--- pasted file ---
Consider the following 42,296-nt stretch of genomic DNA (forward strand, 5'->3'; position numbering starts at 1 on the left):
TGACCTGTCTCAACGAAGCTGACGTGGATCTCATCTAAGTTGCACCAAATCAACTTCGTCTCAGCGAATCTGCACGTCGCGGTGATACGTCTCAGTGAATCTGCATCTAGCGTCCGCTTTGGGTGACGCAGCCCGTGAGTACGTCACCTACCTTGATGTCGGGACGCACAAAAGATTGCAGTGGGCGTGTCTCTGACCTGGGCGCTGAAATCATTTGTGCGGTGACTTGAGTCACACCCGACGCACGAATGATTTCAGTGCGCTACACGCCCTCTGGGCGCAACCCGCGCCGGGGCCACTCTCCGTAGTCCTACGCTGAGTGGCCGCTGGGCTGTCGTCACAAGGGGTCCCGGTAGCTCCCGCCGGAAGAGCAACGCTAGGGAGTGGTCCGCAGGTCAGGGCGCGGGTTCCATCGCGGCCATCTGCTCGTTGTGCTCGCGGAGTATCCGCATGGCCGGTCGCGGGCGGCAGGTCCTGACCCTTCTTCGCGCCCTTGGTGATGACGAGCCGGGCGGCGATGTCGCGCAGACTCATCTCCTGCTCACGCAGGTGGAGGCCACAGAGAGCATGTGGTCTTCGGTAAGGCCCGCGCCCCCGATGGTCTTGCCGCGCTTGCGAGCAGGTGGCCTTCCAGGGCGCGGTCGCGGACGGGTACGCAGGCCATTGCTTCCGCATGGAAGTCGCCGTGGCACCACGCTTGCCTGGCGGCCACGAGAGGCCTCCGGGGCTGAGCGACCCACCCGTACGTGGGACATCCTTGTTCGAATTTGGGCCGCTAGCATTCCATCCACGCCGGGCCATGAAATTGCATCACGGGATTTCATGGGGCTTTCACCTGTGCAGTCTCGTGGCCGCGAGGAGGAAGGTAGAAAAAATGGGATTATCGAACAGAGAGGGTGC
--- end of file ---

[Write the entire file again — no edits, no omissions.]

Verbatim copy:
Consider the following 42,296-nt stretch of genomic DNA (forward strand, 5'->3'; position numbering starts at 1 on the left):
TGACCTGTCTCAACGAAGCTGACGTGGATCTCATCTAAGTTGCACCAAATCAACTTCGTCTCAGCGAATCTGCACGTCGCGGTGATACGTCTCAGTGAATCTGCATCTAGCGTCCGCTTTGGGTGACGCAGCCCGTGAGTACGTCACCTACCTTGATGTCGGGACGCACAAAAGATTGCAGTGGGCGTGTCTCTGACCTGGGCGCTGAAATCATTTGTGCGGTGACTTGAGTCACACCCGACGCACGAATGATTTCAGTGCGCTACACGCCCTCTGGGCGCAACCCGCGCCGGGGCCACTCTCCGTAGTCCTACGCTGAGTGGCCGCTGGGCTGTCGTCACAAGGGGTCCCGGTAGCTCCCGCCGGAAGAGCAACGCTAGGGAGTGGTCCGCAGGTCAGGGCGCGGGTTCCATCGCGGCCATCTGCTCGTTGTGCTCGCGGAGTATCCGCATGGCCGGTCGCGGGCGGCAGGTCCTGACCCTTCTTCGCGCCCTTGGTGATGACGAGCCGGGCGGCGATGTCGCGCAGACTCATCTCCTGCTCACGCAGGTGGAGGCCACAGAGAGCATGTGGTCTTCGGTAAGGCCCGCGCCCCCGATGGTCTTGCCGCGCTTGCGAGCAGGTGGCCTTCCAGGGCGCGGTCGCGGACGGGTACGCAGGCCATTGCTTCCGCATGGAAGTCGCCGTGGCACCACGCTTGCCTGGCGGCCACGAGAGGCCTCCGGGGCTGAGCGACCCACCCGTACGTGGGACATCCTTGTTCGAATTTGGGCCGCTAGCATTCCATCCACGCCGGGCCATGAAATTGCATCACGGGATTTCATGGGGCTTTCACCTGTGCAGTCTCGTGGCCGCGAGGAGGAAGGTAGAAAAAATGGGATTATCGAACAGAGAGGGTGC